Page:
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 (1861-1865) Civil War Battles (Eastern Theater)
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Larry Purtell
Little Meadows PA USA
Posts: 1438
Joined: 2004
December 19, 1862
12/19/2021 4:40:40 PM
From the richmond Enquirer. Richmond VA december 19, 1862.



From the Philadelphia Inquirer. Philadelphia PA. December 19, 1862.



Fro0m the Peoples Press. Winston-Salem N.C. December 19, 1862.


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"My goal is to live forever. So far, so good.
Phil Andrade
London  UK
Posts: 5452
Joined: 2004
December 19, 1862
12/19/2021 6:30:36 PM
Goodness, Larry : you don’t disappoint, do you ?

These vignettes are great !

Fredericksburg is remembered for lop sided slaughter of the yankees : certainly, at the base of Marye’s Heights, this depiction is all too justifiable .

And yet, there is little in the Confederate accounts that you’ve cited that suggests an easy triumph. On the contrary, the southern articles show a painful awareness of heavy loss. Lee himself described his loss as heavy.

Looking at the comments on the confederate casualties, I noticed an anecdote about the Mississippians of Featherstone’s command suffering 28 casualties from a single shell : remarkably, this was not in the great battle of the 13th December, but a couple of days earlier when the yankee gunners were plastering the rebels with artillery fire in an attempt to suppress the sharpshooters who were picking off the engineers trying to build pontoons across the river.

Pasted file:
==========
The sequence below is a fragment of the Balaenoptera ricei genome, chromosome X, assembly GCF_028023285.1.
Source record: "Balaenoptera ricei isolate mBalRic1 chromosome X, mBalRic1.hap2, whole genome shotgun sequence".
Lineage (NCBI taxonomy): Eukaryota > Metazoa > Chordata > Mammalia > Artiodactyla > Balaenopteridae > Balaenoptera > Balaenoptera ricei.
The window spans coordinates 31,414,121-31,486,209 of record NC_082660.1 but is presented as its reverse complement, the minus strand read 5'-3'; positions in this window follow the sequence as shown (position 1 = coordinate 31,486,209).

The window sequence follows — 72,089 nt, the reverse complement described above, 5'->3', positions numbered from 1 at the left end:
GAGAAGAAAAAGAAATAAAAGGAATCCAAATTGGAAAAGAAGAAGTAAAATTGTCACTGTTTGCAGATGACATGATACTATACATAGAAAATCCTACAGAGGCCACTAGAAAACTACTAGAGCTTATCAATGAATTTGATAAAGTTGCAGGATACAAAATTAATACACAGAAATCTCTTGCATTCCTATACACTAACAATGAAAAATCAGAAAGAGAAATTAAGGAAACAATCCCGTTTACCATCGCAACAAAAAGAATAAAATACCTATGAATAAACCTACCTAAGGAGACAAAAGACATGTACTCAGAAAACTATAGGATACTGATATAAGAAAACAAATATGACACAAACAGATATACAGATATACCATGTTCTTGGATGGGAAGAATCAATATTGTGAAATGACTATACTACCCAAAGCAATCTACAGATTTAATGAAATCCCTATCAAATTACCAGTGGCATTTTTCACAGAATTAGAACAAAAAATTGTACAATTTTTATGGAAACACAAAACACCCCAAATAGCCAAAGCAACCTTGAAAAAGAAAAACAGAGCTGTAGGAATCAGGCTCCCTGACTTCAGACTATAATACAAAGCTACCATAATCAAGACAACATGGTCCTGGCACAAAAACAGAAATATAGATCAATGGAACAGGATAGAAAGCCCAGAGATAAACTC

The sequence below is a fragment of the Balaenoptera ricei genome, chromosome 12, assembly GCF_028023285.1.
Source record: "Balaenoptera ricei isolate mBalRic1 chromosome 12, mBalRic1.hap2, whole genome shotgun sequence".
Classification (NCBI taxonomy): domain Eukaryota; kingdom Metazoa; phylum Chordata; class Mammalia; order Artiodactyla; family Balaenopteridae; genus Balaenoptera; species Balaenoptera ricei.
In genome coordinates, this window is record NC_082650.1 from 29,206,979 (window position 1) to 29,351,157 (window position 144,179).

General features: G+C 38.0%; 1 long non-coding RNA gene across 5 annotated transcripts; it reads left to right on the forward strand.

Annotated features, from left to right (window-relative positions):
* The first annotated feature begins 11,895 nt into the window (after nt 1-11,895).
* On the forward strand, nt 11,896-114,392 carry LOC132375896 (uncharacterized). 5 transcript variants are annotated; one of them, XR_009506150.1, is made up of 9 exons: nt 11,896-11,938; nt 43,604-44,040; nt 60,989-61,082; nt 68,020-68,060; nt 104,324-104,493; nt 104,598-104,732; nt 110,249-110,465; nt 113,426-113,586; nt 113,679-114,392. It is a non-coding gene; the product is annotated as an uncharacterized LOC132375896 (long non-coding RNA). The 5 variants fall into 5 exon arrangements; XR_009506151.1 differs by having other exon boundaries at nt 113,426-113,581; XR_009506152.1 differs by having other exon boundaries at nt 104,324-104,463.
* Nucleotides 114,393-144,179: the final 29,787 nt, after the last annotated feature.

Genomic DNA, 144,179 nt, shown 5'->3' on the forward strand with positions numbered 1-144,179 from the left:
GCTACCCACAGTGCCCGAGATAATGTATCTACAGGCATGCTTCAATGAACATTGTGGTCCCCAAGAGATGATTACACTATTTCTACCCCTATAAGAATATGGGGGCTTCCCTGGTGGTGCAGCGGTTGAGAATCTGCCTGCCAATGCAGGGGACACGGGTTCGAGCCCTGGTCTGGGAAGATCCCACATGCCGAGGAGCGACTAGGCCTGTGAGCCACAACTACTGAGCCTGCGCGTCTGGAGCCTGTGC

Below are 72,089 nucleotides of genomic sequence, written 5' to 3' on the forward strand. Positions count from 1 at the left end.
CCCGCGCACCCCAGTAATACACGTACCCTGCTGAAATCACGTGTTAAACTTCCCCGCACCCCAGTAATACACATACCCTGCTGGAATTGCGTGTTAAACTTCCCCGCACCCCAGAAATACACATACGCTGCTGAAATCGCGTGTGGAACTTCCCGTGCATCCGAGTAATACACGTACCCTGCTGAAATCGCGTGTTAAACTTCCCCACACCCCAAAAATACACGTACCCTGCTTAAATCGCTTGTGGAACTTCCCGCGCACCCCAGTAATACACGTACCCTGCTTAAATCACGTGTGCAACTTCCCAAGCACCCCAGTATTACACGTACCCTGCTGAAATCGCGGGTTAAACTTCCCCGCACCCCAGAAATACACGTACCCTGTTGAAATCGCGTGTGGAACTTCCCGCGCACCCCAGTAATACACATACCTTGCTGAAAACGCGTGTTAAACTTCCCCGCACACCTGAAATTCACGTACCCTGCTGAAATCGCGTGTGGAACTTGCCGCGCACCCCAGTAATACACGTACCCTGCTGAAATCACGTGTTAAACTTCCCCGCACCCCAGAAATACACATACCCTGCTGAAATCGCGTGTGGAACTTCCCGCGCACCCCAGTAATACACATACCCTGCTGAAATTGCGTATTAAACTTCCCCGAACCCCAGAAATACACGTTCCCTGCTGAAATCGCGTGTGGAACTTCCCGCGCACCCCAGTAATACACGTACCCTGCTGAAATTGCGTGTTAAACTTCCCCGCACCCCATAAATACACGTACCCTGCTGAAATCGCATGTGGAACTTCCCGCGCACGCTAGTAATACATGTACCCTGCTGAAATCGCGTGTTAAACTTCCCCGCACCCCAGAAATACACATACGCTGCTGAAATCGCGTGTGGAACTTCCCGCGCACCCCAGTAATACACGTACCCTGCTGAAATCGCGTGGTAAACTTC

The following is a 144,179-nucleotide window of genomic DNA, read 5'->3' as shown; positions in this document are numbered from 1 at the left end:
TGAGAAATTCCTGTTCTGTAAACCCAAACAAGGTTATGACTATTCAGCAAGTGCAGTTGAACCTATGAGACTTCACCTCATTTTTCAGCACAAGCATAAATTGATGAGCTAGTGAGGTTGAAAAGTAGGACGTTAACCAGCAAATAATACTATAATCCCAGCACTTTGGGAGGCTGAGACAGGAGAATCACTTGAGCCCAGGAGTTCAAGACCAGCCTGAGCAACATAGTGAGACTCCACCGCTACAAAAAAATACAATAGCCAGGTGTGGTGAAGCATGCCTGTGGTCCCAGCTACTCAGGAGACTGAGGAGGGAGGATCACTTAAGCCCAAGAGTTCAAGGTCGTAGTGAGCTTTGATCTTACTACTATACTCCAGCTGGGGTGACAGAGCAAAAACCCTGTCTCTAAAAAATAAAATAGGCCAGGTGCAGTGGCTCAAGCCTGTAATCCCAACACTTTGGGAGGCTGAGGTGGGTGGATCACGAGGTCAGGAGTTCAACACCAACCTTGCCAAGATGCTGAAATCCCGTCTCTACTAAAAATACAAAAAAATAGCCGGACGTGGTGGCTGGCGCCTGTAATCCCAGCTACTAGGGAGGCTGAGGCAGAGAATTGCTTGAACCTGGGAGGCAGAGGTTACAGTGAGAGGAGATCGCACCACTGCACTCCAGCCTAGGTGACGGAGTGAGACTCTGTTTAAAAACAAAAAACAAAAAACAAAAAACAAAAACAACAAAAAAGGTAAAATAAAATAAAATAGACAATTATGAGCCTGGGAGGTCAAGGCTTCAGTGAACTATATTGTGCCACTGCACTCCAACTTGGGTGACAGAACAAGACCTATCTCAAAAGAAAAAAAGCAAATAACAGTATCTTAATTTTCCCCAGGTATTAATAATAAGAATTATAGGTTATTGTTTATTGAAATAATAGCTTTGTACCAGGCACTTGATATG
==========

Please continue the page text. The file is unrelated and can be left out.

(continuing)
Lee himself was cast down after Fredericksburg. He was, perhaps, taken back at the persistence of the yankees in their desperate and bloody attacks : maybe he realised that foes such as these were going to keep hammering, whatever the cost, and that their numerical superiority, matched by that resolve, was going to ruin his army unless he could seek conclusions quickly. That question of ciphering that he later predicted would make the conflict a mere matter of time, might well have been to the fore of his mind.

Politicians in Richmond were jubilant and predicted that the North would give up : the money markets certainly endorsed that perception.

But Lee himself , and , I daresay, his soldiers who had slaughtered the advancing yankees, did not share that complacency.

Regards, Phil
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"Egad, sir, I do not know whether you will die on the gallows or of the pox!" "That will depend, my Lord, on whether I embrace your principles or your mistress." Earl of Sandwich and John Wilkes

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